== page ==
How To Secure Traffic Over Wi-Fi Hotspots

Most public Wi-Fi hotspots use no encryption and hence, communication is not very secure. Using a VPN as discussed here and here solves the issue but very few people are actually aware of the problem and willing to take such measures. So far I thought there is little that can be done from the network side as the WPA Pre-Shared Key (PSK) method is ineffective if everybody uses the same key (password) as network monitoring tools can decode the encrypted traffic if the key is known and the authentication and ciphering dialogue is captured. But then I remembered that the University of Vienna offers secure Wi-Fi Internet access so I checked out how they are doing it.

It turns out that they are using individual EAP password authentication from which a Wi-Fi ciphering key (WPA2, AES)  is then calculated. The username and password used in the Wi-Fi authentication process is the student's username and password for the campus network, stored at a central place for all sorts of purposes, including Wi-Fi authentication and encryption. As each student uses individual authentication credentials, monitoring the authentication dialogue will not yield the keys to decode the ciphered traffic later-on. A very elegant solution that just requires support in the Wi-Fi access point for WPA2 enterprise authentication. On the client side, support is already built into the operating system. It's quite clumsy to set-up with Windows XP but with Windows Vista, Windows 7, Linux and Mac OS the configuration is straight forward. It even works with Symbian and Android devices and the iPhone.

The only catch of this solution: The server certificate is not provided, that would have to be done offline, i.e. it's too complicated. That means that the device can't authenticate the network and hence a rouge access point could be used for a man in the middle attack.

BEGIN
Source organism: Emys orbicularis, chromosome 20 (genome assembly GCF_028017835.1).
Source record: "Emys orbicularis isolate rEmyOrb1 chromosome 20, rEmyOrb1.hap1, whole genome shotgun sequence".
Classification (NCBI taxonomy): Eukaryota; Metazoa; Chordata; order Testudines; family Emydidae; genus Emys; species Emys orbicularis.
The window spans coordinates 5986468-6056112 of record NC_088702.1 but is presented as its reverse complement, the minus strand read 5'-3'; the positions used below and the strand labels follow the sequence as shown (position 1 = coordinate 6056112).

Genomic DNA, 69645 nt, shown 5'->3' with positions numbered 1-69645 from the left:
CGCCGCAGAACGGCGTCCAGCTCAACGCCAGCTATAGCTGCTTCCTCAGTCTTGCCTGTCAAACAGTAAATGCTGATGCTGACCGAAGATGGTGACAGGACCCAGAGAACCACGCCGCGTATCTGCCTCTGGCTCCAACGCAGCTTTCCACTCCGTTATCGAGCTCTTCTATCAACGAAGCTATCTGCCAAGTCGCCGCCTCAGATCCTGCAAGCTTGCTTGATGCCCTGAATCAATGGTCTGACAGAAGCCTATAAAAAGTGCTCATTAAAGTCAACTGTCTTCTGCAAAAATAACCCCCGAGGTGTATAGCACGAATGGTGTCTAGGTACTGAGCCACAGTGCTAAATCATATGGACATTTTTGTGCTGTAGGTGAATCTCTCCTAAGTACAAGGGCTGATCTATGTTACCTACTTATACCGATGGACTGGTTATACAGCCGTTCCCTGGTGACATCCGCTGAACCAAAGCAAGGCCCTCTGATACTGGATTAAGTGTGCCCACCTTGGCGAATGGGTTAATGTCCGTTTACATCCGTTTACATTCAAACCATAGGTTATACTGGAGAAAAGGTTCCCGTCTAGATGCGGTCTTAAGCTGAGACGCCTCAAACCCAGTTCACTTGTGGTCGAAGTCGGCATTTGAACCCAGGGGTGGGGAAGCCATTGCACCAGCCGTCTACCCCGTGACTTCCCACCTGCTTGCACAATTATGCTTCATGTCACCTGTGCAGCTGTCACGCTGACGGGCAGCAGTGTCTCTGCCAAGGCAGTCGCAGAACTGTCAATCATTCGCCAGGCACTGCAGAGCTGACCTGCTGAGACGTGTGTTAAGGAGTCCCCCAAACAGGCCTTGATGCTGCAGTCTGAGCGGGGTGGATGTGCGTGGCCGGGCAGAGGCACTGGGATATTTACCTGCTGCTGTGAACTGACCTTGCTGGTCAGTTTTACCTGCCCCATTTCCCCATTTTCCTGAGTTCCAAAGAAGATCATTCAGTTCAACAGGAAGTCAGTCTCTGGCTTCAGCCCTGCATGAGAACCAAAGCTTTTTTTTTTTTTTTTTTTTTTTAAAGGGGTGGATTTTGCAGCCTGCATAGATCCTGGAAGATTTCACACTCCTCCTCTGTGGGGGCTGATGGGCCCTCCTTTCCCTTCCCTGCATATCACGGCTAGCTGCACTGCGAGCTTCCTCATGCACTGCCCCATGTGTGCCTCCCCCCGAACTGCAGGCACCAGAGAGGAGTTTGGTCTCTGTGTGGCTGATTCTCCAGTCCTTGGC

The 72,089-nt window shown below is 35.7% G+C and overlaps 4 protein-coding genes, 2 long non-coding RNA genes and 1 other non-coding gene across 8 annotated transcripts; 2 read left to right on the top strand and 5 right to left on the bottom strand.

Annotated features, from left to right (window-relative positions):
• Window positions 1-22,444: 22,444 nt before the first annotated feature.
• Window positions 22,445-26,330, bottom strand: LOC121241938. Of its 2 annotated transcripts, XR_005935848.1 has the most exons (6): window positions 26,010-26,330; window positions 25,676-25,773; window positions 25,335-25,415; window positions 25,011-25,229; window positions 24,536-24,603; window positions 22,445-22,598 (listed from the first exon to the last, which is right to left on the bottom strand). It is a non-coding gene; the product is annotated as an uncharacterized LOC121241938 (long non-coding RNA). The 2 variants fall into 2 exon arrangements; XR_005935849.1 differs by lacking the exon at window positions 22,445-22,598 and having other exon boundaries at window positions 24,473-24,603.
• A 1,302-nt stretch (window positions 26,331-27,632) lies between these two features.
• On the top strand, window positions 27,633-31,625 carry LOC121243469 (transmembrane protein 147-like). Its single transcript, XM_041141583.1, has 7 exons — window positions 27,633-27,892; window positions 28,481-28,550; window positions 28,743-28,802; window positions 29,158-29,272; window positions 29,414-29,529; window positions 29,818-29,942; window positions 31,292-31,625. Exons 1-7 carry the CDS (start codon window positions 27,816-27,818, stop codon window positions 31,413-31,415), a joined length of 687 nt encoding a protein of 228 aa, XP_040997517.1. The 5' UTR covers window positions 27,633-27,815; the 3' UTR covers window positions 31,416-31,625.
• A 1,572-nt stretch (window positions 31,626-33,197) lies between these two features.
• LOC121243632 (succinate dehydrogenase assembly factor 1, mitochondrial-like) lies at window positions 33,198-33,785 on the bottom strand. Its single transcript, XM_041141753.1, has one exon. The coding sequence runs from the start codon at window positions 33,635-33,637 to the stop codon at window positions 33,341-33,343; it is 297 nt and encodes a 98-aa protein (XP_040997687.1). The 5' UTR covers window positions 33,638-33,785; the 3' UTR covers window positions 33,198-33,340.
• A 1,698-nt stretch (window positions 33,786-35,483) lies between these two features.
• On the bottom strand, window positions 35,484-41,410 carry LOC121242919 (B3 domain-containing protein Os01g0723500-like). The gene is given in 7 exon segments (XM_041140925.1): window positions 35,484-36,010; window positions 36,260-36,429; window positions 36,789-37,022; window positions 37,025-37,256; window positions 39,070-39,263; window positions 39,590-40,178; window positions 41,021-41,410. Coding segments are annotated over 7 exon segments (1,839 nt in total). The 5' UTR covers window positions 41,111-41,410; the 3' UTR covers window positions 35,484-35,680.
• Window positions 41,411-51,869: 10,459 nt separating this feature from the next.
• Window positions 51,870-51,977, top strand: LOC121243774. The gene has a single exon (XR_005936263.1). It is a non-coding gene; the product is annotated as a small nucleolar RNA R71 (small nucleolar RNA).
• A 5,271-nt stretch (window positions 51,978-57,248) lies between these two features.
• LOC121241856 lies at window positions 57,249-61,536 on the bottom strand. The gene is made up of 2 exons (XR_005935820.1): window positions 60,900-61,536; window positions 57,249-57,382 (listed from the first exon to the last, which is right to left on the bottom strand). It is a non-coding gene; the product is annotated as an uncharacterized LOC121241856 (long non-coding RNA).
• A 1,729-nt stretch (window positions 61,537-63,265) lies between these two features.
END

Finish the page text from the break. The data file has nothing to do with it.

2 thoughts on “How To Secure Traffic Over Wi-Fi Hotspots”

  1. Great post. 🙂

    I don’t think you have to worry too much about the catch either; with e.g. EAP-PEAP a server certificate is downloaded and installed the first time you associate with the network. This can be signed by a trusted authority (to protect against a rogue ap on the first association).

    For added security you can tunnel the encrypted 802.11 frames over the wire. Take a look at for a solution that uses this approach. This even protects against an attacker with physical control over the access point / backhaul.

  2. You’d think there’s be a scheme like this available where *only* the server was authenticated – for eg. airport wireless.

    All traffic should be encrypted, but that shouldn’t mean that every party needs to be authenticated. see: ssl.

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